When you write up a list of business expenses, you probably include utilities, maintenance, landscaping, payroll, benefits, the cost of new equipment, and marketing.
If your list looks something like that, I would like to suggest that you are making a mistake in the way you are thinking about your costs of doing business, because marketing is an investment that pays you back, not an expense. Unlike the money you spend to keep your lights on and get your floors waxed, it delivers a very big return. In fact, it pays a much bigger return than you probably realize.
The Value of Contribution Margin
Why can marketing have the potential to pay you an oversize ROI? Contribution margin is one reason. Contribution margin is the margin your company makes after paying variable costs. It’s a really important concept to understand. Let me explain.
Let’s say, for example, that your business is generating $1 million a year. Let’s also say that because you have a contribution margin of 50%, you have contribution dollars (dollars that do not go to cover variable expenses) of $500,000. Let’s also assume that you are covering all your fixed expenses from that $500,000. If that is the case, each additional new dollar you bring in contributes $0.50 in profitability, because your contribution margin is 50%.
That helps explain why the dollars you spend on advertising pay you an oversize ROI. Once you’ve reached the magical spot where your contribution dollars from your contribution margin have covered all your fixed costs, your contribution margin becomes your profitability margin on all future business.
A Case Study
A $1 million-a-year restaurant (but it could be any business) spent an extra $50,000 on marketing, which produced $250,000 in incremental sales. So, the cost of the extra marketing that yielded those sales was 20%, which was much higher than the 5% increase the restaurant received on its first $1 million in business. But that’s okay, because all the fixed costs of the restaurant were covered in the initial million dollars of business.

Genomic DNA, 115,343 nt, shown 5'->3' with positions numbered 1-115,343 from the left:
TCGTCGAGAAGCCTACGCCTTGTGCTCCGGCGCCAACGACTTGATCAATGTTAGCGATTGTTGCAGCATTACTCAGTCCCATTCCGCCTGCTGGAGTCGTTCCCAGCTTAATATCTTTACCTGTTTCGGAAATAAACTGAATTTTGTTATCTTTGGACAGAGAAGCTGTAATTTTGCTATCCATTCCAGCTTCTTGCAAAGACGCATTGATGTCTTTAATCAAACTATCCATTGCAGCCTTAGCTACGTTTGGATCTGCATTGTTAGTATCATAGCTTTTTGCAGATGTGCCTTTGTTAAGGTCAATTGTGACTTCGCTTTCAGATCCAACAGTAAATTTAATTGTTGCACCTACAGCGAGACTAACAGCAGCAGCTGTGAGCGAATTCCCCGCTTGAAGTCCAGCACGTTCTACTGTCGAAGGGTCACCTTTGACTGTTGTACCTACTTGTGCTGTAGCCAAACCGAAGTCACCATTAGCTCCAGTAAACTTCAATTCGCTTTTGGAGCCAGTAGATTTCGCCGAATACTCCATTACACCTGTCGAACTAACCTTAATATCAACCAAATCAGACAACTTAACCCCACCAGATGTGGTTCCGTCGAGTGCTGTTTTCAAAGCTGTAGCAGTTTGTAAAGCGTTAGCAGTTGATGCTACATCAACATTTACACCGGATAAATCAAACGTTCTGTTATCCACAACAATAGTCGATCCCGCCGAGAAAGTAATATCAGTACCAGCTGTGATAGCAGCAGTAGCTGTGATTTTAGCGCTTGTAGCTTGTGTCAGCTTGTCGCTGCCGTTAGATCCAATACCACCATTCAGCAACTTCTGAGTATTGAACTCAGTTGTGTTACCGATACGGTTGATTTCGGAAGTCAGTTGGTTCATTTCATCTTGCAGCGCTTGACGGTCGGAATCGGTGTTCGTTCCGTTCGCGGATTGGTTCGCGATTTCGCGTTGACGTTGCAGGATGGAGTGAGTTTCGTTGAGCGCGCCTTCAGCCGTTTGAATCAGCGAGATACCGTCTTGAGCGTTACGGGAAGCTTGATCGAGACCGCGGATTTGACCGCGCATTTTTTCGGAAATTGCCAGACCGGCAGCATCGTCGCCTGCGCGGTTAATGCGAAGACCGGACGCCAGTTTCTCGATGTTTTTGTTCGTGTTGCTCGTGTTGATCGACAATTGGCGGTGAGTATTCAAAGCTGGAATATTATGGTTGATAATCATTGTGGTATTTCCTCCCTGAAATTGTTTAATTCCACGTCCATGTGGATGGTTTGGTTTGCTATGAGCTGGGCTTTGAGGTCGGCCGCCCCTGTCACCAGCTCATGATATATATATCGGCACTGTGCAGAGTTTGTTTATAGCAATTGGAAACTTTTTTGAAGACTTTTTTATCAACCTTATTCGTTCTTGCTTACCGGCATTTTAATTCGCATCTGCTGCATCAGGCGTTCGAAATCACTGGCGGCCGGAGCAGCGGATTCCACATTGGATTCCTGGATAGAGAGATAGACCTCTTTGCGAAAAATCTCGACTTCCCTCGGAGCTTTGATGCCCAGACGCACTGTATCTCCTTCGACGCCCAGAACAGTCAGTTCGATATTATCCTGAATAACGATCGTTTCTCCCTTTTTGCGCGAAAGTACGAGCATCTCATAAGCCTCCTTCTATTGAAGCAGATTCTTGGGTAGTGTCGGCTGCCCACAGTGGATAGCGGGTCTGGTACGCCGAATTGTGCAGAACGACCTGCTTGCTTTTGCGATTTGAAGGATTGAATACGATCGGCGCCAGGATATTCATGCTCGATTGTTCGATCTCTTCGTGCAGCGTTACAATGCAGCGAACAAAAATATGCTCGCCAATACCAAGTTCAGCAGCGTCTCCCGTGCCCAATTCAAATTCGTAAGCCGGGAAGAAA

Because the restaurant’s fixed costs were already covered, the incremental profitability of the restaurant improved by $75,000. (The contribution margin produces an additional $125,000 in profit, less the additional 50,000 you spent in marketing; that equals $75,000 in additional profit.)
Although this example is a restaurant, its lessons apply to virtually every business. I invite you to look at your financial statements and model the impact of increasing your advertising spend in the table above. I believe you will see the opportunity for a substantial increase in profitability, because once you have covered your fixed costs, you can justify spending more in incremental marketing spend, because the contribution dollars will cover that expense.
It’s very important to understand contribution margin, which is your margin after covering all variable expenses and your breakeven point, which is the point where your sales and expenses match. Increasing your marketing dollars after that point even, at a much lower return of marketing dollars to revenue, can significantly improve your bottom line.
Furthermore, when you market effectively and increase your sales, you also are bringing more customers through your doors – in effect, exposing your business to more people. As a result, you are going to increase your repeat and referral business, and your entire enterprise will grow. That is another reason why marketing is not a cost, but an investment that pays you a return. It is a catalyst for growing your enterprise.
Evan Hackel is 35-year franchising veteran as both a franchisor and franchisee. He is CEO of Tortal Training, a leading training development company in Charlotte, North Carolina, and Principal and Founder of Ingage Consulting in Woburn, Massachusetts. Evan is the host of Training Unleashed and author of Ingaging Leadership. To hire Evan as a speaker, visit evanspeaksfranchising.com. Follow @ehackel.